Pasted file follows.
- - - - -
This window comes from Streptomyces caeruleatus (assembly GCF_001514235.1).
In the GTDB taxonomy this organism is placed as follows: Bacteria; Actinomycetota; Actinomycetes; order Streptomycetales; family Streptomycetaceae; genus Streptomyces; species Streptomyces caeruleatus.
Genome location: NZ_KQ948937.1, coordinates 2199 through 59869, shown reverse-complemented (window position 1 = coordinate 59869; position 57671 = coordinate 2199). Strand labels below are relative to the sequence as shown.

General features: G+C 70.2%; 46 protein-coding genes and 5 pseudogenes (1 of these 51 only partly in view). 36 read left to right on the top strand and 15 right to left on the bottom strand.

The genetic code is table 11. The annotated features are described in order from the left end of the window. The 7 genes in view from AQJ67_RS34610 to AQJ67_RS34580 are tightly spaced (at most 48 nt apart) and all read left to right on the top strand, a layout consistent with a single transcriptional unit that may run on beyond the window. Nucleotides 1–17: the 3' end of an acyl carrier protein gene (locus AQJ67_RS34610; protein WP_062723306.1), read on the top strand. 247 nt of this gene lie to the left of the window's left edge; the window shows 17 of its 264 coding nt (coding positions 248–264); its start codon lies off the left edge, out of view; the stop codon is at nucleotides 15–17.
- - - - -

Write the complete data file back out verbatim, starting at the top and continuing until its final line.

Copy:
This window comes from Streptomyces caeruleatus (assembly GCF_001514235.1).
In the GTDB taxonomy this organism is placed as follows: Bacteria; Actinomycetota; Actinomycetes; order Streptomycetales; family Streptomycetaceae; genus Streptomyces; species Streptomyces caeruleatus.
Genome location: NZ_KQ948937.1, coordinates 2199 through 59869, shown reverse-complemented (window position 1 = coordinate 59869; position 57671 = coordinate 2199). Strand labels below are relative to the sequence as shown.

General features: G+C 70.2%; 46 protein-coding genes and 5 pseudogenes (1 of these 51 only partly in view). 36 read left to right on the top strand and 15 right to left on the bottom strand.

The genetic code is table 11. The annotated features are described in order from the left end of the window. The 7 genes in view from AQJ67_RS34610 to AQJ67_RS34580 are tightly spaced (at most 48 nt apart) and all read left to right on the top strand, a layout consistent with a single transcriptional unit that may run on beyond the window. Nucleotides 1–17: the 3' end of an acyl carrier protein gene (locus AQJ67_RS34610; protein WP_062723306.1), read on the top strand. 247 nt of this gene lie to the left of the window's left edge; the window shows 17 of its 264 coding nt (coding positions 248–264); its start codon lies off the left edge, out of view; the stop codon is at nucleotides 15–17.